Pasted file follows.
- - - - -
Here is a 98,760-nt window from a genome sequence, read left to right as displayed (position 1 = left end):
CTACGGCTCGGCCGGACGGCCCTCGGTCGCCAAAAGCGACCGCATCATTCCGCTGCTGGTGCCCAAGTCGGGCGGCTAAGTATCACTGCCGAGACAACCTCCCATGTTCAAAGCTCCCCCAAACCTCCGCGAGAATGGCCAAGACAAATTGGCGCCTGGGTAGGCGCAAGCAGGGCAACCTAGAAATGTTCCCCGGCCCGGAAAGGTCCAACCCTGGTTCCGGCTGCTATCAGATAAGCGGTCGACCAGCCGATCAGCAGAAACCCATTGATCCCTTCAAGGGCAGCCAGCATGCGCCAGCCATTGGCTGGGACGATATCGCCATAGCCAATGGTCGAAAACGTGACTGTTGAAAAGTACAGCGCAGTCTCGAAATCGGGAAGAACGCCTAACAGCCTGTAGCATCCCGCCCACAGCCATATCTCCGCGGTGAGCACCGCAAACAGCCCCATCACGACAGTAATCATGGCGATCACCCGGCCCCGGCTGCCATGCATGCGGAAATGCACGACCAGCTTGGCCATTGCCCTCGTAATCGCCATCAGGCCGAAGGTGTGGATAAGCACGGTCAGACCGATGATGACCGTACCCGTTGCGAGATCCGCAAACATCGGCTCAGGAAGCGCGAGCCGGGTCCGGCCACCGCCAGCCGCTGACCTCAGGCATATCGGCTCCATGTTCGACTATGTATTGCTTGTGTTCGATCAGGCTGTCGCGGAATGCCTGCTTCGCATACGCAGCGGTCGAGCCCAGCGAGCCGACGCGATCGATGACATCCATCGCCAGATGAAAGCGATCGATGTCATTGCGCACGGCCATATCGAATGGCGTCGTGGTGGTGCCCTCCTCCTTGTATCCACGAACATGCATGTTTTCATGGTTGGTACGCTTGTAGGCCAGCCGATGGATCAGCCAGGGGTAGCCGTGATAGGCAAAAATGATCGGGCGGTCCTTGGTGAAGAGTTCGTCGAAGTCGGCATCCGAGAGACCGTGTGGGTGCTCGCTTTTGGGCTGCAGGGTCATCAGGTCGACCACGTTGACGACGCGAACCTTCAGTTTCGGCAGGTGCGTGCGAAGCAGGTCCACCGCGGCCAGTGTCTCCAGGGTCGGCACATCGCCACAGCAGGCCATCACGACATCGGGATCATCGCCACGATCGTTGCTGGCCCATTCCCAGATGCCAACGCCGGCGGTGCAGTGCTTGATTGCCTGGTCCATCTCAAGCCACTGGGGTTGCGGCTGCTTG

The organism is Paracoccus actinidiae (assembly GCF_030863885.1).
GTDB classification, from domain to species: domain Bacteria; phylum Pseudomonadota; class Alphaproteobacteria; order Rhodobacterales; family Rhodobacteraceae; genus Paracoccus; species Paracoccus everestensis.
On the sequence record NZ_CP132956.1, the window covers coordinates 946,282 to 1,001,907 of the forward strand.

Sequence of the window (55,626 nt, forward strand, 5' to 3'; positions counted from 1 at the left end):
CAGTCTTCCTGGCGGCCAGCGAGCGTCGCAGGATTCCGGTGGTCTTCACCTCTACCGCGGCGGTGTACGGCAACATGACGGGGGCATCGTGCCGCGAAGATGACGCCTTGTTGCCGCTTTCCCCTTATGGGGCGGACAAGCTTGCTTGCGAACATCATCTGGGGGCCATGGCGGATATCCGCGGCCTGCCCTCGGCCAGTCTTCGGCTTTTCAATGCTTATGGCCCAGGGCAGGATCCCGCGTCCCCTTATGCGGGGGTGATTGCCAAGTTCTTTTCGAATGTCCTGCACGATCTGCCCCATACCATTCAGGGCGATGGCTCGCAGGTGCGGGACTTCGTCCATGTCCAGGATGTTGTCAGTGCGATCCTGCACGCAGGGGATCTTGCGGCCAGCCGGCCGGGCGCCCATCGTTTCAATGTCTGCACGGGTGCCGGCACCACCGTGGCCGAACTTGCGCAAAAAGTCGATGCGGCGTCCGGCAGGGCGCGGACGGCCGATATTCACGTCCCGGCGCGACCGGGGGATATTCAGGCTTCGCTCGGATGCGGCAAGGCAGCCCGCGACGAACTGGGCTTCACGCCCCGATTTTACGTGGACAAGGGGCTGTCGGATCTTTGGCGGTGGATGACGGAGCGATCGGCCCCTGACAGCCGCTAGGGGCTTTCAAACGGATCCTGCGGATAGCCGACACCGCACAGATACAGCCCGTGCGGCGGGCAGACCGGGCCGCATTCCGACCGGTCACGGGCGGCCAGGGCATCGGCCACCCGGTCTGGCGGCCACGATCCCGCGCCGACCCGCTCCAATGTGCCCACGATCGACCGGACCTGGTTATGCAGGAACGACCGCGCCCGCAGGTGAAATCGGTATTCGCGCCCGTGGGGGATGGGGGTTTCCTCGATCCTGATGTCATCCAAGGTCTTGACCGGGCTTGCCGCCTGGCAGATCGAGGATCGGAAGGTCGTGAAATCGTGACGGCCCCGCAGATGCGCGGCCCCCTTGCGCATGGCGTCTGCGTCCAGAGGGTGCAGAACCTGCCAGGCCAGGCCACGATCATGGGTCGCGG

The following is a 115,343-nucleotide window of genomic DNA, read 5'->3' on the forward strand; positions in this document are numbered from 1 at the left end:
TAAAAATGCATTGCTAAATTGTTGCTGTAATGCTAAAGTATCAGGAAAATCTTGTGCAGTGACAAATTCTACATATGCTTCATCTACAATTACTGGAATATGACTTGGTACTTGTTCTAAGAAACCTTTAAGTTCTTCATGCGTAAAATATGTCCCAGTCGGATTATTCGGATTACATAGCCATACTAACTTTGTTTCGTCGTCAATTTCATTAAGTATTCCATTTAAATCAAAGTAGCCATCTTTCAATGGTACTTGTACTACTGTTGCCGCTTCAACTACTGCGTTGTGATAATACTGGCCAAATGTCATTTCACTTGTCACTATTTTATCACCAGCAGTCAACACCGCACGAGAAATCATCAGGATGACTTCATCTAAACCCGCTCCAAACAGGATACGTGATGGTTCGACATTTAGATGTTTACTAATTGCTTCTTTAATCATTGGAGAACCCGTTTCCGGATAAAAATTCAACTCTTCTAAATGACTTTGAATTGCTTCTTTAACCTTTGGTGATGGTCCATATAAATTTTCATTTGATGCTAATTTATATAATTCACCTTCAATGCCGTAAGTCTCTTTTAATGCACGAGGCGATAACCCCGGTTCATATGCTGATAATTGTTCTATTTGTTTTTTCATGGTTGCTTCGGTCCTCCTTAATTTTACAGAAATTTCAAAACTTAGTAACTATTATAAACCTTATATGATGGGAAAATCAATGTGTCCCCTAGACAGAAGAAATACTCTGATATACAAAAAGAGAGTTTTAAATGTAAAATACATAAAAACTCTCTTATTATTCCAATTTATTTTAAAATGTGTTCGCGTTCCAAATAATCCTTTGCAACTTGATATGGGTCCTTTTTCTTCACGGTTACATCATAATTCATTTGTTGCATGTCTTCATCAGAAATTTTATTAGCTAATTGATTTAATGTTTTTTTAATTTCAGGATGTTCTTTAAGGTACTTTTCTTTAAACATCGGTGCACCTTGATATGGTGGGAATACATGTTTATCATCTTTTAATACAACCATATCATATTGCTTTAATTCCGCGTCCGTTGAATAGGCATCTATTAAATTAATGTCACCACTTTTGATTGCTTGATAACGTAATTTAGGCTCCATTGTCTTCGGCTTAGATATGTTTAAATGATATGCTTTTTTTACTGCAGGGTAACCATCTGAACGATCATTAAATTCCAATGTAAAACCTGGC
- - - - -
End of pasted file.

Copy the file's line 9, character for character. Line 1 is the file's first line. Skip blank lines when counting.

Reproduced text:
TAAAAATGCATTGCTAAATTGTTGCTGTAATGCTAAAGTATCAGGAAAATCTTGTGCAGTGACAAATTCTACATATGCTTCATCTACAATTACTGGAATATGACTTGGTACTTGTTCTAAGAAACCTTTAAGTTCTTCATGCGTAAAATATGTCCCAGTCGGATTATTCGGATTACATAGCCATACTAACTTTGTTTCGTCGTCAATTTCATTAAGTATTCCATTTAAATCAAAGTAGCCATCTTTCAATGGTACTTGTACTACTGTTGCCGCTTCAACTACTGCGTTGTGATAATACTGGCCAAATGTCATTTCACTTGTCACTATTTTATCACCAGCAGTCAACACCGCACGAGAAATCATCAGGATGACTTCATCTAAACCCGCTCCAAACAGGATACGTGATGGTTCGACATTTAGATGTTTACTAATTGCTTCTTTAATCATTGGAGAACCCGTTTCCGGATAAAAATTCAACTCTTCTAAATGACTTTGAATTGCTTCTTTAACCTTTGGTGATGGTCCATATAAATTTTCATTTGATGCTAATTTATATAATTCACCTTCAATGCCGTAAGTCTCTTTTAATGCACGAGGCGATAACCCCGGTTCATATGCTGATAATTGTTCTATTTGTTTTTTCATGGTTGCTTCGGTCCTCCTTAATTTTACAGAAATTTCAAAACTTAGTAACTATTATAAACCTTATATGATGGGAAAATCAATGTGTCCCCTAGACAGAAGAAATACTCTGATATACAAAAAGAGAGTTTTAAATGTAAAATACATAAAAACTCTCTTATTATTCCAATTTATTTTAAAATGTGTTCGCGTTCCAAATAATCCTTTGCAACTTGATATGGGTCCTTTTTCTTCACGGTTACATCATAATTCATTTGTTGCATGTCTTCATCAGAAATTTTATTAGCTAATTGATTTAATGTTTTTTTAATTTCAGGATGTTCTTTAAGGTACTTTTCTTTAAACATCGGTGCACCTTGATATGGTGGGAATACATGTTTATCATCTTTTAATACAACCATATCATATTGCTTTAATTCCGCGTCCGTTGAATAGGCATCTATTAAATTAATGTCACCACTTTTGATTGCTTGATAACGTAATTTAGGCTCCATTGTCTTCGGCTTAGATATGTTTAAATGATATGCTTTTTTTACTGCAGGGTAACCATCTGAACGATCATTAAATTCCAATGTAAAACCTGGC